Shout outs to all the cool software that changes my microphone levels behind my back even when I change every setting I can find to stop it. (3 days ago)
2016 - 5 - 17 / 3:50 pm / tools
Itch.io just released their brand new Refinery tools to the public and I immediately jumped into them head first. After just a little bit of set up I was able to get their new magic up and running for Super Sky Sisters. I have a set up now in Visual Studio in which I can select "Itch" as my build target and push F6 to build and deploy the game to my beta testers on Itch.
So using Visual Studio 2013 (and probably other versions can do this as well) here's how to set up your game to publish on Itch with just the push of a button! read more
2016 - 4 - 5 / 2:16 pm / general
Over the last couple of weeks I've been thinking a lot about the idea of packing game assets into a single file for my Otter projects. Back when I was using Flash, and Game Maker, a compiled game ended up only being one main file. I always liked how simple the game would appear to be to a player. Just a zip file with an exe! There's no way you could mess that up.
In the wild world of programming with C# usually all of my assets end up being in a folder alongside the exe. This allows players to go through and view any asset the game could possibly load, and even modify those assets if they so choose. While this can be pretty cool, it also makes it tough to keep secrets.
Now I know the whole idea of "no matter how much effort you put into trying to hide stuff in your game people can still decompile it and hack it and see everything." Yeah, that is totally true, but I feel like that is only usually about 1% of all players of a game, and if I can put in just a little effort to hide secrets from most players I think it's worth it.
So with all of this in mind I made some updates to both my Asset Class Generator, and Otter. The Asset Class Generator can now pack assets together as bytes, and Otter has a static Files class that can load in assets that were packed by the generator. None of the files are encrypted or anything, but if you wanted to do something like that yourself it wouldn't be too difficult.
You can download the latest build of the Asset Class Generator from my open repository kpulvtools. Check out the details on how to use it here.
So far with tests in Super Sky Sisters this method works pretty well, and instead of a sprawling mess of folders and assets I can now just include a simple "data.pak" file along with the exe and dll files and off it goes. Now if only I could get rid of these pesky dll files somehow!
2015 - 6 - 4 / 3:21 pm / general
Hey I'm being productive! Mostly. I'm still 'crastinatin' on the animations I have yet to do for Super Sky Sisters, but I am now getting some final stuff done on other aspects of it. I've been tackling some of the sounds lately and throwing in some temporary music so I can set up the music management system.
For sounds I'm turning to a new program I found on the internet called LabChirp. It's similar to the great and eternal BFXR, but it creates a different style of sound that's (to me) more akin to the old console sound chips.
In other news I'm also working on the balance of the game. I've gone through and tweaked a lot of the game events in regards to how they grow more difficult over time, and I've also done some reworking of the difficulty levels that can be selected at the start of the game. My goal is to have a single play session last around 10 minutes, and during those 10 minutes I want the player(s) to be able to defeat all three of the game's bosses.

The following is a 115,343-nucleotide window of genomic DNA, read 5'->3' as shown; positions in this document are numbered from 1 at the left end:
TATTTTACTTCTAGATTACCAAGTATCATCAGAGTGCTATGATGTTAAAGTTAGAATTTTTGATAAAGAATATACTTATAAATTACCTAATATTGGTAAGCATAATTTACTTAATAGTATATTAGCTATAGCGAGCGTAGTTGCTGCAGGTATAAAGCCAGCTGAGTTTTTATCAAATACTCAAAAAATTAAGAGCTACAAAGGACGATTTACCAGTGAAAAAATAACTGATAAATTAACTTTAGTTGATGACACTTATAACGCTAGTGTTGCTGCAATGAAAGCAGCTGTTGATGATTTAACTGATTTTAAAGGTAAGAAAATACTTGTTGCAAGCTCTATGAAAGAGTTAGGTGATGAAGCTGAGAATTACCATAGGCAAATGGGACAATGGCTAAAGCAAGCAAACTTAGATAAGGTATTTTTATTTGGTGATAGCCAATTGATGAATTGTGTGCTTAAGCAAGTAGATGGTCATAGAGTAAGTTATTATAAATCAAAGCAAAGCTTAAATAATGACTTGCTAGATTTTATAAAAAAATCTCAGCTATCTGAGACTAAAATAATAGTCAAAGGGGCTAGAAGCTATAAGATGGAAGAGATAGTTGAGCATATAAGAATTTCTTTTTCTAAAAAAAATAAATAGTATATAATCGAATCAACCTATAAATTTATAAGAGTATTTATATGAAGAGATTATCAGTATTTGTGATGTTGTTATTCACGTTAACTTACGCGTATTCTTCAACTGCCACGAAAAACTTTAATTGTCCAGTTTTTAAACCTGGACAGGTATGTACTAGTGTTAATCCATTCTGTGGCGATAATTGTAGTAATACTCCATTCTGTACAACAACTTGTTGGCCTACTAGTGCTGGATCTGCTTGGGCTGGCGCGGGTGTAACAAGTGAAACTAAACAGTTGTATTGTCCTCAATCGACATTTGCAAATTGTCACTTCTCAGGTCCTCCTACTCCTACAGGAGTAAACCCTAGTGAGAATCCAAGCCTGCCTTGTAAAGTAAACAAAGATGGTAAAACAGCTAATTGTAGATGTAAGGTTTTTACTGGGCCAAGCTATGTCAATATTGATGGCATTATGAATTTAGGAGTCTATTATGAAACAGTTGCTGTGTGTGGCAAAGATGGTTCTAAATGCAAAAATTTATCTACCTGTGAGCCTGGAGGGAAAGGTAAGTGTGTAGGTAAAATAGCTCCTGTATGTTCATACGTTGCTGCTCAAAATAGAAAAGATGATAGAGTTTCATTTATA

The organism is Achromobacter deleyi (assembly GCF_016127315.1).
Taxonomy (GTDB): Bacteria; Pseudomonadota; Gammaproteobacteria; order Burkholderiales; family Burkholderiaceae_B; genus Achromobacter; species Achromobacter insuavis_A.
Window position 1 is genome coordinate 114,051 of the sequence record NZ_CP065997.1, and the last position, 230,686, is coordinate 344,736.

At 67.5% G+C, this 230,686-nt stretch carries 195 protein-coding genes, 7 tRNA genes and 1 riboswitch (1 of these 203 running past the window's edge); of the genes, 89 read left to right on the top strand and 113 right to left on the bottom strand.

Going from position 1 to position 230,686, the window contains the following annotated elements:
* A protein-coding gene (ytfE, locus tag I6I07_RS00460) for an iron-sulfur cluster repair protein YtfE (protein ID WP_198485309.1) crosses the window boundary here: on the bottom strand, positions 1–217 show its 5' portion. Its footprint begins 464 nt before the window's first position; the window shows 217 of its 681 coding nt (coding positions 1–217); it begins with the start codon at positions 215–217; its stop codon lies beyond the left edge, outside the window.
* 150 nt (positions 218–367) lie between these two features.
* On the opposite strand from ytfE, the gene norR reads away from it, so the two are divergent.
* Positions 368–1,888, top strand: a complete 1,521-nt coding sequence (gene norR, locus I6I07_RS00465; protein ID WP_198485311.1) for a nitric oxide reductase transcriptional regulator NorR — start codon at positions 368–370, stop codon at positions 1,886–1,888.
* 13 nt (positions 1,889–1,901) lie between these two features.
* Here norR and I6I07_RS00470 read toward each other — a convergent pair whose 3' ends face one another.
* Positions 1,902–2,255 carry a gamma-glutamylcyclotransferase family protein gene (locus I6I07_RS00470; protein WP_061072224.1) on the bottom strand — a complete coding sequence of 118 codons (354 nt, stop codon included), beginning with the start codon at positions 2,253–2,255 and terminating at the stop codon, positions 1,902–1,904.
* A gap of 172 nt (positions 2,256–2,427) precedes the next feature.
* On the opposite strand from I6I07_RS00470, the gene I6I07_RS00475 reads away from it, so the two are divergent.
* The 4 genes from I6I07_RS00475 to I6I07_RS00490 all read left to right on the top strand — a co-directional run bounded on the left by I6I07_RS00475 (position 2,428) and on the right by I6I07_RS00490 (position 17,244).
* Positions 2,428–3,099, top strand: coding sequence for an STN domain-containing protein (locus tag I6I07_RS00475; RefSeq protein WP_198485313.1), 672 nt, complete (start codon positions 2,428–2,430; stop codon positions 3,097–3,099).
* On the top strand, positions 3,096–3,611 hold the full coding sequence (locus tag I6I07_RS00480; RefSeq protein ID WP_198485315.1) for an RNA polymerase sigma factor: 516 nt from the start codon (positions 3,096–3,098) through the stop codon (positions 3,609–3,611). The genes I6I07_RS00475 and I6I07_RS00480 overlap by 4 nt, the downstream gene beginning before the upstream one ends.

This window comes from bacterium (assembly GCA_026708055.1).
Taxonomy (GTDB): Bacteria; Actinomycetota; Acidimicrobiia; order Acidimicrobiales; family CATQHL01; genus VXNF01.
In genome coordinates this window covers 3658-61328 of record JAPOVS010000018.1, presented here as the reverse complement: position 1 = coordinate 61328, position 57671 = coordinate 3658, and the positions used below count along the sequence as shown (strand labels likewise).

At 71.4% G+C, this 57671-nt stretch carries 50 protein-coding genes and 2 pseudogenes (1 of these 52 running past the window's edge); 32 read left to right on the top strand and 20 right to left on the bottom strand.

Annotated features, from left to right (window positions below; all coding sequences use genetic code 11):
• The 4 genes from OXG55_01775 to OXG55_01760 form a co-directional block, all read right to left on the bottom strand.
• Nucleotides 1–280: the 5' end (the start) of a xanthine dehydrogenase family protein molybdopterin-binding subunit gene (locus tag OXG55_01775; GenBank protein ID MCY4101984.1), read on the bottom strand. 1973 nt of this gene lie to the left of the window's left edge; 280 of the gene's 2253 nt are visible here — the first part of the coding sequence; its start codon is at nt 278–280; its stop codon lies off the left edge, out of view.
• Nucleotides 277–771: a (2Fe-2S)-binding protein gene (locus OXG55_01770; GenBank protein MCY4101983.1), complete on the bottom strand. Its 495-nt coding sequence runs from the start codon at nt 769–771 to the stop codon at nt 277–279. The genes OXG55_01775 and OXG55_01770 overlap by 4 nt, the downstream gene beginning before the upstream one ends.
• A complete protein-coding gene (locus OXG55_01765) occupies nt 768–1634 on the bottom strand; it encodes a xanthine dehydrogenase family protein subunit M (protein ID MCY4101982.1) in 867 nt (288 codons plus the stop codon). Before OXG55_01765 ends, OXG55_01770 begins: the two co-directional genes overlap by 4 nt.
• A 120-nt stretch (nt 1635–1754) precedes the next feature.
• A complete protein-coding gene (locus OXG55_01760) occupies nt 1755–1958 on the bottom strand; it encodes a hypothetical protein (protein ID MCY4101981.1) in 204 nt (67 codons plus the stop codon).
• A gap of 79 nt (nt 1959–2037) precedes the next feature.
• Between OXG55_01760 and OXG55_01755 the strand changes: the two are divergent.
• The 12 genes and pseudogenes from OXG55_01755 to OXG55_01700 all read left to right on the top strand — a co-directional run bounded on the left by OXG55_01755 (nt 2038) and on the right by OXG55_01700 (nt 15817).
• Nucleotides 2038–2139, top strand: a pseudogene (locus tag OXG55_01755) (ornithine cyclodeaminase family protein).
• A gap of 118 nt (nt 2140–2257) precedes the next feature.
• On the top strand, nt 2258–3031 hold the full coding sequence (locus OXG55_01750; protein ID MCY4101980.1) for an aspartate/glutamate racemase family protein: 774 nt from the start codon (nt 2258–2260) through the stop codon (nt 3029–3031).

2015 - 1 - 27 / 11:42 am / tools
Just a quick post to say I've updated my Visual Studio Asset Class Generator with some bug fixes here and there. Download the new version right here.
There were some issues with duplicate file names, and also files with more than one period in the name would destroy it so I've now set it to ignore those files. I've also cleaned up the code that the generator writes.
The source code for the updated version is also now available here so you can feel free to modify it to your hearts content!
2015 - 1 - 21 / 2:34 pm / general
When the new year came about I was determined to break my cycle of endless procrastination loops. I find that my productivity is tied to my mood, and my mood is tied to my productivity, so when things are going great in either one of those then it's awesome, but if one of those drops then it's kind of a self reinforcing downward spiral into the abyss. It's not impossible to break out of it, but it is really really difficult.
When I got back from my holiday season travels the very first thing I did on my main workstation computer was completely block reddit. I'm using a website blocking extension for Chrome that will just straight up block the site entirely. Reddit is a big problem for my procrastination. When facing a super hard problem I could either sit down spend a lot of time trying to solve it... or maybe open a browser and type "r" and suddenly an hour has gone by.
I've blocked reddit before, but not as hard. Usually my previous reddit blocks have just been totally mental. I would catch myself starting to type in reddit and then divert to something else, but this time I wanted to try a more all out approach. Also I can still browse it on my phone which I still do sometimes before bed, but having it blocked on my computer I should be doing work on feels different.
In similar fashion I've also limited my Twitter and Facebook time on my computer to one hour every 24 hours. Other sites are included in this time limit but it's mostly the big T and F. I actually don't think Twitter and Facebook are that much of a problem for me, but it is nice to have a hard limit on it per day, and even just having that limit does make me mindful of how much time I'm actually spending on those sites. For limiting time on sites I'm using the Chrome extension StayFocusd. I think I've only ever hit the hour limit once, but there are some times where working on various projects does involve Facebook and Twitter usage.